We used scripting (Goldstein, Schneider & Thiemann, 2007) for responding to routine questions such as attendance, lunch count and joint action routines (JARS). In the community, we established scripts for ordering desired food items, requesting assistance from store clerks and participating in church services. So many times throughout the day, we literally run on “autopilot”; those are times that scripting can be an effective tool for students with ASD.
Social Stories™ (Gray, 2000) have been a valuable tool for the students with whom we have worked. We have used Social Stories consistently as part of our long-term strategy to develop social competence. Our goal is to use this tactic as a preventative measure; Social Stories forces the interventionist to think ahead, to consider relevant social cues, and to take into account the perspective of people with ASD and help them understand the perspective of others.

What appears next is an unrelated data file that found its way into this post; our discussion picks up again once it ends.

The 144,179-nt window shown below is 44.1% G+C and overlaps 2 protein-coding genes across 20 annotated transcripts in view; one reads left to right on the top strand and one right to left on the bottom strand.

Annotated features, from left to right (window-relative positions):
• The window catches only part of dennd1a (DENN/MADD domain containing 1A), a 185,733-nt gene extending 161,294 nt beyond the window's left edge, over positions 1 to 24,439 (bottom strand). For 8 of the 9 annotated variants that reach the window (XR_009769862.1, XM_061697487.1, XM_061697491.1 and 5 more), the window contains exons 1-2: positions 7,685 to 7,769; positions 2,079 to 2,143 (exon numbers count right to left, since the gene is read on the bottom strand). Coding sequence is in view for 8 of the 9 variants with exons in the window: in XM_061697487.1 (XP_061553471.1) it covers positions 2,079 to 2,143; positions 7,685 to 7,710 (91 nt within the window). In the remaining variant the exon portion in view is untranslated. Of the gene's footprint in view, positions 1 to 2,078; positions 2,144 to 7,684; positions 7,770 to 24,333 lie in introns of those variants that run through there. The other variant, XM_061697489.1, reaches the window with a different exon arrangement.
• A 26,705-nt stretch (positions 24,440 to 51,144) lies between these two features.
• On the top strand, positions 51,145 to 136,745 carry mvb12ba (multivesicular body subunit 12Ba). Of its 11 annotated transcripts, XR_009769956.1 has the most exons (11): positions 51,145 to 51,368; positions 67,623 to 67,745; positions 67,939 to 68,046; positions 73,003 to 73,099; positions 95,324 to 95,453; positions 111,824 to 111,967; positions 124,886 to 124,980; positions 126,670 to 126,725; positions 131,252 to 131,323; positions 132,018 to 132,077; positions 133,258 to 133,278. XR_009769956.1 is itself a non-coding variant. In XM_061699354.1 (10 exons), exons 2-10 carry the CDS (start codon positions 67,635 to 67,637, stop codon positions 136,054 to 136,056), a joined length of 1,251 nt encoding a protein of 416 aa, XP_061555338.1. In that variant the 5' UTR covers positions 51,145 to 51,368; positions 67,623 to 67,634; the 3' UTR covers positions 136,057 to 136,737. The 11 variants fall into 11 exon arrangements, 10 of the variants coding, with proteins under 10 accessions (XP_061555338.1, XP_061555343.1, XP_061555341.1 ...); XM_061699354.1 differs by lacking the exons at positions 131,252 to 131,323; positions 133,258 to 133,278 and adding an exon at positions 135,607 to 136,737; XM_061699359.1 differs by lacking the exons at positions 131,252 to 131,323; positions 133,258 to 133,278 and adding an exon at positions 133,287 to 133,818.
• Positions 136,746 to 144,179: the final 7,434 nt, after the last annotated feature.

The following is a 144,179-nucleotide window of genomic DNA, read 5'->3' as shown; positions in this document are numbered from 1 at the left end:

We used social autopsies as a wrap-up to the events that we had primed using Social Stories. Frequently, we supported social autopsies with cartooning, because many of our students learned more quickly when we could incorporate a visual component into our lessons. A social autopsy is a tactic by which social interactions are analyzed, errors are identified, feedback is offered, plans for correction are discussed and practice is provided. By the same token, we need to analyze successful social interactions as well. Frequently we fail to acknowledge the successes, but by doing so, we can create a feeling of ability and success rather than feelings of disability and failure. Learning disabilities consultant Rick Lavoie says, “The success of the autopsy approach is linked to the fact that it provides the child with the three things that special-needs students require in order to develop and learn: (a) practice or drill, (b) immediate feedback and (c) positive reinforcement” (cited in Bieber, 1994).